Why Did I Ritually Sacrifice a Board Game During The Great American Eclipse?

Well, as much ritual as one could muster without any official rules on the subject.

aaannd.....technically a card game vs. a board game.....

Well, I suppose the short answer would be that I thought it would be funny to sacrifice a board game during the eclipse.


Such events throughout our history are often laden with layers of symbolism and significance. From the more 'on-the-nose' sacrifices of the proverbial virgin into the volcano, to simply skipping a few meals, sacrifices have been made for any number of reasons. But the question here is more specific. Why did I sacrifice The Oregon Trail Card Game? Or, more accurately, why did I attempt to sacrifice it?


It survived. 

Well....for the most part....

Despite letting it burn itself out, I was surprised to see that the game was, to a large degree, still present in some form or fashion. The only thing to get fully obliterated was the D6 and the sides of the box. Even the top and bottom of the box survived. Another odd fact was that, despite a high % of the cards seeing a low % of destruction, the card tray was all but gone, having burned down around the cards....

Well, as many of you know, "The Great American Eclipse" occurred on August 21st, 2017. Living only a short distance from totality, I thought it would be funny to 'sacrifice' something at the height of the eclipse. But my choice of sacrificial victim to appease the powers that be was one of at least SOME thought.

The Oregon Trail Card Game. I chose this game for a number of reasons. The first and foremost is that I intended to record the sacrifice and put it up on youtube (because, again, thats funny)

This leads me to the second reason I poured accelerants all over this game: The Oregon Trail is a BAD GAME. I mean this in a number of connotations.

The first is simply from the aspect of a board game and gameplay. I don't necessarily mean going into various specifics about the game (If you are interested in the specifics, we go into great detail about this card game's problems in Episode 04 of the podcast). From the ground up, from the most basic starting points of this game, the developers crafted a game that, while advertising 2-6 players, is simply UNPLAYABLE for 2, 3, and 4 player groups. This game is simply poorly designed and poorly executed.

In addition to being a bad game from a gameplay standpoint, it also poorly adapts its source material: The Oregon Trail. When you look at how the Oregon Trail plays as a video game, and how you utilize strategy within the video game, the graphics, and its status as an early edutainment game, The Oregon Trail Card Game fails on all of these counts. In addition to being a poor game, it is a poor adaptation to boot.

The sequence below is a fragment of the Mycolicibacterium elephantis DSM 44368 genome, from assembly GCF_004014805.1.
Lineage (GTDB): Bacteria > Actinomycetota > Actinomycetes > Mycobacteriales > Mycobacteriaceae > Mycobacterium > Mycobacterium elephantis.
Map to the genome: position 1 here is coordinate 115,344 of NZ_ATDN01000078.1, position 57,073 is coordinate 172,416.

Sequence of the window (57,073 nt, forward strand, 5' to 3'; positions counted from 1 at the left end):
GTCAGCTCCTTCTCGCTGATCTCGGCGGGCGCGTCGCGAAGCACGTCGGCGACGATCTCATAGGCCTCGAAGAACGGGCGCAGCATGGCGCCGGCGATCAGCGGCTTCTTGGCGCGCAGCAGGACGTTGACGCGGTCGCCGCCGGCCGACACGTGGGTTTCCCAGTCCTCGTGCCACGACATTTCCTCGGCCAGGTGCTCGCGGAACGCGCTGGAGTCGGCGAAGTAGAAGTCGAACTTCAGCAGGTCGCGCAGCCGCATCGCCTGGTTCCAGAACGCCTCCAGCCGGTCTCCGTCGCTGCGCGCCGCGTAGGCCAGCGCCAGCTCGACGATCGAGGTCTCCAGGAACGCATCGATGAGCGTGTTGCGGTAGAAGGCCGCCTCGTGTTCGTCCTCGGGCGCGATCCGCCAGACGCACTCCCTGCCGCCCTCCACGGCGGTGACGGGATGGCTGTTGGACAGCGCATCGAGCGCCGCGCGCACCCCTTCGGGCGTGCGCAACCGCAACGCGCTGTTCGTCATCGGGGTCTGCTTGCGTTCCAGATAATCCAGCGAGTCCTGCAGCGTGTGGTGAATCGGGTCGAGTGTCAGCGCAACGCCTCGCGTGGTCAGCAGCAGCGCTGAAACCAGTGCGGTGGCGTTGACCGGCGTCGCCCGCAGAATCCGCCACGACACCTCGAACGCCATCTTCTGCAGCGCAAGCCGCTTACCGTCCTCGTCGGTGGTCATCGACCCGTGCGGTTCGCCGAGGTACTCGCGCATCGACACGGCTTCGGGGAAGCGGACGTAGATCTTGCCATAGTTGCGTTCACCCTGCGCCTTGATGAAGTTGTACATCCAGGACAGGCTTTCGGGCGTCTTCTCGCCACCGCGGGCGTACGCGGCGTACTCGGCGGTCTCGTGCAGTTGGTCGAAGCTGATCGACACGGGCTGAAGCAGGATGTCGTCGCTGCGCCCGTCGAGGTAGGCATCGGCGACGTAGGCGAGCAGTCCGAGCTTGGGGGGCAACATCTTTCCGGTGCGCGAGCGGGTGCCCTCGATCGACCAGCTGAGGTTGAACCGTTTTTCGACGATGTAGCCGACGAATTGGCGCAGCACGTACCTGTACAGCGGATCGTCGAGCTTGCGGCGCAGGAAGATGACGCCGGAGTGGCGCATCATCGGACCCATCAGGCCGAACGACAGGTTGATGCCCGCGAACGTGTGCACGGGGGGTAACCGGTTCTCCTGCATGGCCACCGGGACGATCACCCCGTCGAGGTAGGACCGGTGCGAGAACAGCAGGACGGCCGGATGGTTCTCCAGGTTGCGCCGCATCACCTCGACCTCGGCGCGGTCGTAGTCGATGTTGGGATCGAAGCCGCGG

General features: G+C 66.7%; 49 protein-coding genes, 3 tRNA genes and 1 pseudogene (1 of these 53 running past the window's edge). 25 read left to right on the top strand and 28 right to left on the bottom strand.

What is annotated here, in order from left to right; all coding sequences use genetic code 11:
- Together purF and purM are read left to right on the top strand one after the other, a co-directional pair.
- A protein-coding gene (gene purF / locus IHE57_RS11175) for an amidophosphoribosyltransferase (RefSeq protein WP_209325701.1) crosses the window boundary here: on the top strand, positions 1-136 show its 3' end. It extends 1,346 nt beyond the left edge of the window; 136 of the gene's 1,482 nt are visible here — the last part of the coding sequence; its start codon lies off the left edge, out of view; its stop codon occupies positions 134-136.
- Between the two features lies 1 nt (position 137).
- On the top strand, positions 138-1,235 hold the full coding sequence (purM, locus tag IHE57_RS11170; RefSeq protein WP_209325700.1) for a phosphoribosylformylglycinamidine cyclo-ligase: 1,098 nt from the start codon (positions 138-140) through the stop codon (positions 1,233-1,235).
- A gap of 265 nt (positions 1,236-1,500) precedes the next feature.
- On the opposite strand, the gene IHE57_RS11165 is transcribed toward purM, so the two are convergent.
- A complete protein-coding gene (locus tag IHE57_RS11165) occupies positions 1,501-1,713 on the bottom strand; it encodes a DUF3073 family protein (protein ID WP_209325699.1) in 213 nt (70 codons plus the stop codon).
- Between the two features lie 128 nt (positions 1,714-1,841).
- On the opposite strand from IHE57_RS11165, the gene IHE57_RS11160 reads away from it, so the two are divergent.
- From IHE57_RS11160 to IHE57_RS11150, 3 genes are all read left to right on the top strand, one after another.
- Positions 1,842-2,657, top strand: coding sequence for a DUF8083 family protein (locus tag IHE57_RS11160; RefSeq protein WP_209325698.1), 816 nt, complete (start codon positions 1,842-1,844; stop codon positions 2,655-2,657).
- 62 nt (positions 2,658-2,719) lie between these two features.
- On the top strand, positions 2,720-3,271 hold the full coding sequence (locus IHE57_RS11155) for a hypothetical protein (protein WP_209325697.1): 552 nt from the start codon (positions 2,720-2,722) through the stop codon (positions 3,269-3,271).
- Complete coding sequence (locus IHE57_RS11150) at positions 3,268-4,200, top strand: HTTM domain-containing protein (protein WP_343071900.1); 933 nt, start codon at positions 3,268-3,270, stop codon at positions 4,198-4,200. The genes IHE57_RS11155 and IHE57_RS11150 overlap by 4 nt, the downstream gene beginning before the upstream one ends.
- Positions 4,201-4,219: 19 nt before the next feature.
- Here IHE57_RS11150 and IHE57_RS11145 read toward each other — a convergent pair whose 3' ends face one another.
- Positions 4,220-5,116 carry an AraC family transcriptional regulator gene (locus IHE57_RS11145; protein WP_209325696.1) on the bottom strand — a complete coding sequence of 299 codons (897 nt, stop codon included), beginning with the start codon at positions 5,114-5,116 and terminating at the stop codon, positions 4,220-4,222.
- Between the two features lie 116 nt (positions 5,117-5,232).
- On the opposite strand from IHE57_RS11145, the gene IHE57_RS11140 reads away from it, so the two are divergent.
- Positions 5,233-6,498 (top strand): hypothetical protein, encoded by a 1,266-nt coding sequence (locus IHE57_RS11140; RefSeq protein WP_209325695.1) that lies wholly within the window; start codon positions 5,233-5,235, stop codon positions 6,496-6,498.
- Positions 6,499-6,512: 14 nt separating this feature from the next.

But I suppose the biggest reason for me is, in part, a result of the first two problems: bad memories and bad gaming experiences. The Oregon Trail video game holds a special place for me as I have fond memories of it as well as playing it with my parents and brothers, and during library at school with classmates. My parents competed with one another to get the top score at the end of the trail when they got to Willamette Valley. So, after some difficulty in locating a copy of the card game when it first hit the shelves, I was excited to take it over to my parents house to play. Needless to say, 30 minutes and three plays later, and only making it maybe 10 cards into the trail before losing, this game has left some very bad memories for me indeed. I was not only disappointed in the game from a personal perspective, but, a game that was to be the highlight of the evening turned into a terrible gaming experience for all involved.

Pressman intentionally designed a card game to provide this bad experience. They programmed the disappointment, poor gameplay, poor design, and poor memories into this game. The very fabric of this game was woven with the intent to screw gamers over in game and screw gamers out of their money. We had no choice in this matter; as soon as we opened that box the outcome was all but guaranteed.

For me, I feel that the point of this game, for Pressman, was to have a game that systematically provides bad gaming experiences. Yes, I do understand everyone has different experiences with the game, and many have expressed enjoyable games playing this, or, rather, opening the box, getting a few laughs out of it when they lose multiple times in a row, put it back in the box, and back on the shelf to collect dust, never to be played again. But for me, if losing the game is the point of the game...

I guess if I am trying to provide justification, I would say that this game represents a threat to the industry: Poorly designed games that rely upon flash and licenses to push an inferior product. So, I sacrificed it. In hopes that more terrible licensed games schilling shoddy products would be prevented in the future.

So, in short, I burned it because it burned me. Bad games deserve to be sacrificed for the greater good. 

Well...as much as one can sacrifice anyway...


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